Introduction

  • René Alderliesten
Chapter
Part of the Solid Mechanics and Its Applications book series (SMIA, volume 236)

Abstract

Historically, Fibre Metal Laminates were introduced as a laminated material concept to improve the fatigue and damage tolerance properties of metallic structures in aeronautics. However, the concept can be viewed from different perspectives. This chapter discusses that the FML concept can be seen either as reinforcement of metallic structures or as reinforcement of fibre-reinforced polymer composite structures. Cases are given to illustrate how the concept of damage tolerance can be exploited with FMLs, in particular if the concept is viewed as structural concept rather than a material concept.

Keywords

Fatigue Titanium Magnesium Milling Ductility 

References

  1. 1.
    Vlot A (2001) GLARE—history of the development of a new aircraft material. Kluwer Academic Publishers, Dordrecht, The NetherlandsGoogle Scholar
  2. 2.
    Marissen R (1988) Fatigue crack growth in ARALL, a hybrid Aluminium-Aramid composite material, crack growth mechanisms and quantitative predictions of the crack growth rate. PhD Dissertation, Delft University of TechnologyGoogle Scholar
  3. 3.
    Roebroeks GHJJ (1991) Towards GLARE—the development of a fatigue insensitive and damage tolerant aircraft material. PhD Thesis, Delft University of Technology, DelftGoogle Scholar
  4. 4.
    Vlot A (2000) Towards technology readiness of fibre metal laminates—GLARE technology development 1997–2000. In: Proceedings of the 22nd international congress of aeronautical sciences, Harrogate, United Kingdom, 1–15Google Scholar
  5. 5.
    Kuang KSC, Kenny R, Whelan MP, Cantwell WJ, Chalker PR (2001) Residual strain measurement and impact response of optical fibre Bragg grating sensors in fibre metal laminates. Smart Mater Struct 10:338–346CrossRefGoogle Scholar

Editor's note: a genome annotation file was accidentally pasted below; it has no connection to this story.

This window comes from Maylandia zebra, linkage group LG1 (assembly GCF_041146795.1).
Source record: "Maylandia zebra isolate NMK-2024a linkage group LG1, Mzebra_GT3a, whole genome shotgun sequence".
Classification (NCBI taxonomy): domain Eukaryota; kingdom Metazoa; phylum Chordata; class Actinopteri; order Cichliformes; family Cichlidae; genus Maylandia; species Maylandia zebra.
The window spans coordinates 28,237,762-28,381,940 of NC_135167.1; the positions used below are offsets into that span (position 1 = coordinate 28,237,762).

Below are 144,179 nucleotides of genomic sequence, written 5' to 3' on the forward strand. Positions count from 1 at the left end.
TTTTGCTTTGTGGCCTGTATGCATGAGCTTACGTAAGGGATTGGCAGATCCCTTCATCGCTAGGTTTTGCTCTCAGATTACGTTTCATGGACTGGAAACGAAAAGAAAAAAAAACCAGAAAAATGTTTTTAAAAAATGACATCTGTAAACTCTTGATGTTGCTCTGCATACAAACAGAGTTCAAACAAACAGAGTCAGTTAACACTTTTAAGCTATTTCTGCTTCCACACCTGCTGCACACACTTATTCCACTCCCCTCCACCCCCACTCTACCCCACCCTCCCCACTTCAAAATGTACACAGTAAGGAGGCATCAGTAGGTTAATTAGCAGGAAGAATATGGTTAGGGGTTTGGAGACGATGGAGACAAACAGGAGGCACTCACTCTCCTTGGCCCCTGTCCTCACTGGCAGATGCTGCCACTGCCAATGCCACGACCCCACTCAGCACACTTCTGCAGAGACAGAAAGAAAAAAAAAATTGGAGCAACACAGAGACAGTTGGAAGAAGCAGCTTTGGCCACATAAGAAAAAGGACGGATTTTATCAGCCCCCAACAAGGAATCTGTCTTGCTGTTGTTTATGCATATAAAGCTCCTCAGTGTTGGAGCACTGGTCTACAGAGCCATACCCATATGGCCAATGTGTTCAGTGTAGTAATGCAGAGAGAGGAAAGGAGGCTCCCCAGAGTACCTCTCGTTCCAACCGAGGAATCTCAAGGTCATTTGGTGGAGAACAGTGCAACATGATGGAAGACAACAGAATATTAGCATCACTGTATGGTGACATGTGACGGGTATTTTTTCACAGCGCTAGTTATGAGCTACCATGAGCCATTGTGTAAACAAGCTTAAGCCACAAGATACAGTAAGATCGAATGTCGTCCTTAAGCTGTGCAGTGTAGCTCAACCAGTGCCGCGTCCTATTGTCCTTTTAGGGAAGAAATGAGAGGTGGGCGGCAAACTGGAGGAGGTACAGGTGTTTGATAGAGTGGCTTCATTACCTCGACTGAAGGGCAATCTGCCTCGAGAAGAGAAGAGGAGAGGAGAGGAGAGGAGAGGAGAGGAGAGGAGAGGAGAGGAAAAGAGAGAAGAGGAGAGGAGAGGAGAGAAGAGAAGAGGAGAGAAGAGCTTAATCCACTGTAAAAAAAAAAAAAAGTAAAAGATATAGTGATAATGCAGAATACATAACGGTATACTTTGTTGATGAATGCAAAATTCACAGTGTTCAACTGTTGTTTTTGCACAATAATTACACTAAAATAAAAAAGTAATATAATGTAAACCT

6. 6.
    Austin TSP, Singh MM, Gregson PJ, Powell PM (2008) Characterisation of fatigue crack growth and related damage mechanisms in FRP–metal hybrid laminates. Compos Sci Technol 68:1399–1412CrossRefGoogle Scholar
  7. 7.
    Cortes P, Cantwell WJ (2006) The fracture properties of a fibre–metal laminate based on magnesium alloy. Compos B 37:163–170CrossRefGoogle Scholar
  8. 8.
    Alderliesten R, Rans C, Benedictus R (2008) The applicability of magnesium based fibre metal laminates in aerospace structures. Compos Sci Technol 68(14):2983–2993CrossRefGoogle Scholar
  9. 9.
    Burianek DA, Spearing SM (2002) Fatigue damage in titanium-graphite hybrid laminates. Compos Sci Technol 62:607–617CrossRefGoogle Scholar
  10. 10.
    Reyes G, Cantwell WJ (2000) The mechanical properties of fibre-metal laminates based on glass fibre reinforced polypropylene. Compos Sci Technol 60(7):1085–1094CrossRefGoogle Scholar
  11. 11.
    Carrillo JG, Cantwell WJ (2009) Mechanical properties of a novel fiber-metal laminate based on a polypropylene composite. Mech Mater 41(7):828–838CrossRefGoogle Scholar
  12. 12.
    Jensen BJ, Cano RJ, Hales SJ, Alexa JA, Weiser ES, Loos AC, Johnson WS (2009) Fiber Metal Laminates made by the VARTM process. In: Proceedings of the ICCM-17 conference, Edinburgh, ScotlandGoogle Scholar
  13. 13.
    Department of Defence (2005) Technology readiness assessment (TRA) deskbook. Director, Research Directorate (DRD), Office of the Director, Defense Research and Engineering (DDR&E), USAGoogle Scholar

Copyright information

© Springer International Publishing AG 2017

Authors and Affiliations

  • René Alderliesten
    • 1
  1. 1.Faculty of Aerospace EngineeringDelft University of TechnologyDelftThe Netherlands

Personalised recommendations